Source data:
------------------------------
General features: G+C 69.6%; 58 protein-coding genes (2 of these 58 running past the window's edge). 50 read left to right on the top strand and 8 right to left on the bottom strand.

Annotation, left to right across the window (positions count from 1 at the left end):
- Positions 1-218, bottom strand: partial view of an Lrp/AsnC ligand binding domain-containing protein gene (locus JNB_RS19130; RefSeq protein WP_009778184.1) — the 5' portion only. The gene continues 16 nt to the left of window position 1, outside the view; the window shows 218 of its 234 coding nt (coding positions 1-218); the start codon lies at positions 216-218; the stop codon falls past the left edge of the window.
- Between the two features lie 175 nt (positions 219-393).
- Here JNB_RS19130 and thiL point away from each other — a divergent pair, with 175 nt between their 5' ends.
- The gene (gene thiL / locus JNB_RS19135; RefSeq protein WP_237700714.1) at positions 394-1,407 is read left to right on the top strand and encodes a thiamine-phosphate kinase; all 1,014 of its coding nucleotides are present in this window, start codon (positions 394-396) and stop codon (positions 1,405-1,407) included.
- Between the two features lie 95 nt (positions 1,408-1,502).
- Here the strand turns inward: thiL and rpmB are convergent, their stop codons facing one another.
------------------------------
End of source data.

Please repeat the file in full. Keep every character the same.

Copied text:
General features: G+C 69.6%; 58 protein-coding genes (2 of these 58 running past the window's edge). 50 read left to right on the top strand and 8 right to left on the bottom strand.

Annotation, left to right across the window (positions count from 1 at the left end):
- Positions 1-218, bottom strand: partial view of an Lrp/AsnC ligand binding domain-containing protein gene (locus JNB_RS19130; RefSeq protein WP_009778184.1) — the 5' portion only. The gene continues 16 nt to the left of window position 1, outside the view; the window shows 218 of its 234 coding nt (coding positions 1-218); the start codon lies at positions 216-218; the stop codon falls past the left edge of the window.
- Between the two features lie 175 nt (positions 219-393).
- Here JNB_RS19130 and thiL point away from each other — a divergent pair, with 175 nt between their 5' ends.
- The gene (gene thiL / locus JNB_RS19135; RefSeq protein WP_237700714.1) at positions 394-1,407 is read left to right on the top strand and encodes a thiamine-phosphate kinase; all 1,014 of its coding nucleotides are present in this window, start codon (positions 394-396) and stop codon (positions 1,405-1,407) included.
- Between the two features lie 95 nt (positions 1,408-1,502).
- Here the strand turns inward: thiL and rpmB are convergent, their stop codons facing one another.